10 Uses for Foam Spray
Fix, seal, and bond with these useful leftovers
Expanding polyurethane foam is best at sealing air leaks around window jambs. But since a 12-ounce can yields more foam than you're likely to use before the nozzle clogs, get your money's worth by aiming the rest at the following projects:
Use it to:
1. Shore up a wobbler. To secure a loose pull knob on a hollow-core bifold door, TOH general contractor Tom Silva injects foam through the screw hole, providing a solid backer in which to anchor the pull.
2. Hush a flush. To keep plastic waste lines from rattling when water runs through, Oregon homeowner Bruce Sullivan sprayed foam around the pipes where they intersected floor joists.
3. Pack breakables. Spray into a plastic bag, seal the opening, and press items on top to create a form-fitting, protective mold.
4. Tame a torrent. TOH landscape contractor Roger Cook uses foam to bond rocks together when building waterfalls.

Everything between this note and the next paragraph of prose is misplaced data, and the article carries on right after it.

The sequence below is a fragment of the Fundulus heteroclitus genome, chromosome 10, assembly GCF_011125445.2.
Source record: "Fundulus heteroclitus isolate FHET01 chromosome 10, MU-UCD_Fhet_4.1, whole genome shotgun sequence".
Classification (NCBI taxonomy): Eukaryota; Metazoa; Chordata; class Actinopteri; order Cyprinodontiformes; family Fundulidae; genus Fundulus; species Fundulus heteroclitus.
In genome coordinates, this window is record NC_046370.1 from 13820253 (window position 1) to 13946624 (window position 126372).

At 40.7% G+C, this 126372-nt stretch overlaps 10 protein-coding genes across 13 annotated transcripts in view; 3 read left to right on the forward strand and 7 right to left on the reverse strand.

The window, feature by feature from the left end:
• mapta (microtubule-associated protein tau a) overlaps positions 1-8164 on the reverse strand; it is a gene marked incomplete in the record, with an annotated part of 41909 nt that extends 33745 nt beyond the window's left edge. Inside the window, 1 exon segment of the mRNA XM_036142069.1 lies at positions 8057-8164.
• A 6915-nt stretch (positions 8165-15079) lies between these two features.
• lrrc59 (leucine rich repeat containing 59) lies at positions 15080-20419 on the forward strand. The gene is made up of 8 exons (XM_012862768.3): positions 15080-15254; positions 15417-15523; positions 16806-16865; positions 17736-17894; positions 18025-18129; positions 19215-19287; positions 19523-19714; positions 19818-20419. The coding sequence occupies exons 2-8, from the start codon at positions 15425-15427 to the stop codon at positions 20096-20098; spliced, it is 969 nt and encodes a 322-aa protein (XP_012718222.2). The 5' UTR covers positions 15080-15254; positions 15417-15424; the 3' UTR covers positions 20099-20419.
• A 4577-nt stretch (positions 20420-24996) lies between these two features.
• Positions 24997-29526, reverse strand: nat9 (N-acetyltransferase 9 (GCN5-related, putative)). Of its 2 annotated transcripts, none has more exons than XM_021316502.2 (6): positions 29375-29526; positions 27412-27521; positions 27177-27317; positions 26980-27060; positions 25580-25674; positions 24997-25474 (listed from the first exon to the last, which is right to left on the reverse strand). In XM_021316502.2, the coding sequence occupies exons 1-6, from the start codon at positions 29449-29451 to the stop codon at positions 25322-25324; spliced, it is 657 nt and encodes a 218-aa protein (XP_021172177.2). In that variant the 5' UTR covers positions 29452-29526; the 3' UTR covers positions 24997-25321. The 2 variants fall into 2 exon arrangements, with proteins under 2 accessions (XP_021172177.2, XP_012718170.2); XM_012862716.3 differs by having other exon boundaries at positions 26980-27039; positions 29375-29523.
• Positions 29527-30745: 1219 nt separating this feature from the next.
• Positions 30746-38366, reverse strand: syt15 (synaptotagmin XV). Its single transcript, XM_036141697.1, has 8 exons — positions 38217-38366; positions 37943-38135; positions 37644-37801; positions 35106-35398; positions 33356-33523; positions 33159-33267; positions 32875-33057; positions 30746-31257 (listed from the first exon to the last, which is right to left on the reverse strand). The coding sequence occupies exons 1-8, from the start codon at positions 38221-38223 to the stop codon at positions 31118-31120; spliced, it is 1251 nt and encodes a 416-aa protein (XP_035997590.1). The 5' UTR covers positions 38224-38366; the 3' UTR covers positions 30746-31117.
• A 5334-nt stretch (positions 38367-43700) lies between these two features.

5. Stymie squirrels. To keep 'em out of his attic, Iowa homeowner Mark Kane stuffed gaps under his roof eaves with chicken wire and foamed the filler for incisor-proof barriers.
6. Secure a window. TOH general contractor Tom Silva sprays foam around the frames of replacement foundation windows to anchor them in the masonry walls.
7. Hit a hive. When wasps built a nest in Connecticut homeowner Jeff Sherman's wall, he sprayed pesticide through their entry and then sealed it shut with foam.
8. Nix knocks. Spray foam along washing-machine water-supply pipes where they meet walls to quiet spin-cycle vibrations.
9. Debug a garage. Inject foam between the back side of the garage door jamb and the stem wall to prevent pests from infiltrating this common entry point.
10. Bed a bath. Fix a tub floor that gives underfoot by filling the vessel with water and lining the space beneath it with foam. To reach underneath, extend the straw with 3/16-inch-ID (internal diameter) vinyl hose and spray through an open wall cavity, or the access panel near the drain.